Above all, don’t compare. I was reminded that comparing grandsons and granddaughters who are different ages, have different personalities and temperaments, and come from two different family life-styles, is so unfair to the child. Accepting their differences allows each one to be who God made them to be, without the pressure of performance to please.

Movies vs. games. There is a huge difference in watching movies, and playing board games together. You have to be quiet to listen and watch a movie. Board games encourage conversation and interaction. There is a time for both, but I learned not to defer to movies to keep everyone occupied.

Crafts are good for all ages. I was surprised to learn that everyone from seven to thirteen, both boys and girls, loved doing crafts! It was fun, messy, and an opportunity for them to express their individual creativity. A lot of things happened. They shared ideas and supplies, learned from each other, and complimented each other on what they did.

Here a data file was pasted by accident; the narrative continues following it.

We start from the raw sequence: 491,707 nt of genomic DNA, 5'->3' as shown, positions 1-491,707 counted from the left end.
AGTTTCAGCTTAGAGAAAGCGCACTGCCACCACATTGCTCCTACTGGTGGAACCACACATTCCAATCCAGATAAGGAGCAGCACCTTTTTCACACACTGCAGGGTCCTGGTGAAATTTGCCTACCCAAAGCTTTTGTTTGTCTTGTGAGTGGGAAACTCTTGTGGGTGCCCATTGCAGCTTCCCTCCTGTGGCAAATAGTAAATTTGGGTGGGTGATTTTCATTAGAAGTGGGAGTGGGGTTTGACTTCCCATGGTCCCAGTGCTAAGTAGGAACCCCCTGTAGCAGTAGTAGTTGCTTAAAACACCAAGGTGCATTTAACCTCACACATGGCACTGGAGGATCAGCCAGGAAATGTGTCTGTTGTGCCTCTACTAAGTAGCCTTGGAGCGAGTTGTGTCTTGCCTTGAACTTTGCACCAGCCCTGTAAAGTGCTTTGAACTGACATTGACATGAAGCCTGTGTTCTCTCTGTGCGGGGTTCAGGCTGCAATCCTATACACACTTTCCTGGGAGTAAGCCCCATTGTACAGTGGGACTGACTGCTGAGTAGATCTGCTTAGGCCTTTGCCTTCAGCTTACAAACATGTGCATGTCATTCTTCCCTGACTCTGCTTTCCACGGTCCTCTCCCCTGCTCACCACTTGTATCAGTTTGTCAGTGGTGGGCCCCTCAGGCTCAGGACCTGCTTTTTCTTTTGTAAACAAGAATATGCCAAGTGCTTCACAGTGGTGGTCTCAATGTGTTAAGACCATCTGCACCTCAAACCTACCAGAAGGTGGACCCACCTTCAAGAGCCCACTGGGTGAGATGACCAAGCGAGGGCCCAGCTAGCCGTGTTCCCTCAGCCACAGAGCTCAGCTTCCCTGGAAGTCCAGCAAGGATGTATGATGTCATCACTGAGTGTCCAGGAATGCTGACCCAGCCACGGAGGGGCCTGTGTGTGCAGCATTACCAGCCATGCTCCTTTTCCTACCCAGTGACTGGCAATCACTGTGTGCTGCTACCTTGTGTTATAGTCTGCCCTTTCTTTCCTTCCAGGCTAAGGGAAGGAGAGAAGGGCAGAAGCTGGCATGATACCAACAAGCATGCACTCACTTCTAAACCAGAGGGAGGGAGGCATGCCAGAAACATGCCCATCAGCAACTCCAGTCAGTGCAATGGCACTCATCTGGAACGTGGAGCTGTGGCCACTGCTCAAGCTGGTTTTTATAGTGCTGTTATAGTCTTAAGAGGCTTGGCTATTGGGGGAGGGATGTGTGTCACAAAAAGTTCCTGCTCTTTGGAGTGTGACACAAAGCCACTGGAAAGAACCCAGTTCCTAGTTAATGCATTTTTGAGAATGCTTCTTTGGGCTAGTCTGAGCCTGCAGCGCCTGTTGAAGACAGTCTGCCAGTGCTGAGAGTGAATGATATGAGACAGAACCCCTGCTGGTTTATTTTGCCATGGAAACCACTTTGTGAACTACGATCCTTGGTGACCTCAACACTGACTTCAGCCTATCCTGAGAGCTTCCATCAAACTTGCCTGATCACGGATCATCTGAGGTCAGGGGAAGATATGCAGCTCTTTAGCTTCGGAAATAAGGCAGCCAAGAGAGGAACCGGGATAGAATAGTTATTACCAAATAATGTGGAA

Deck talk is magic. After dinner, we would sit on the deck, with only a few lanterns to give us a glow in the dark. It was amazing how the conversation flowed, when there were no distractions. With a few questions, I learned about what they were thinking, things they were doing, and caught a glimpse of life through their eyes.

A little space is a good thing. Every child needs some time and space to do their own thing. I learned they don’t have to always do everything together, or in a group.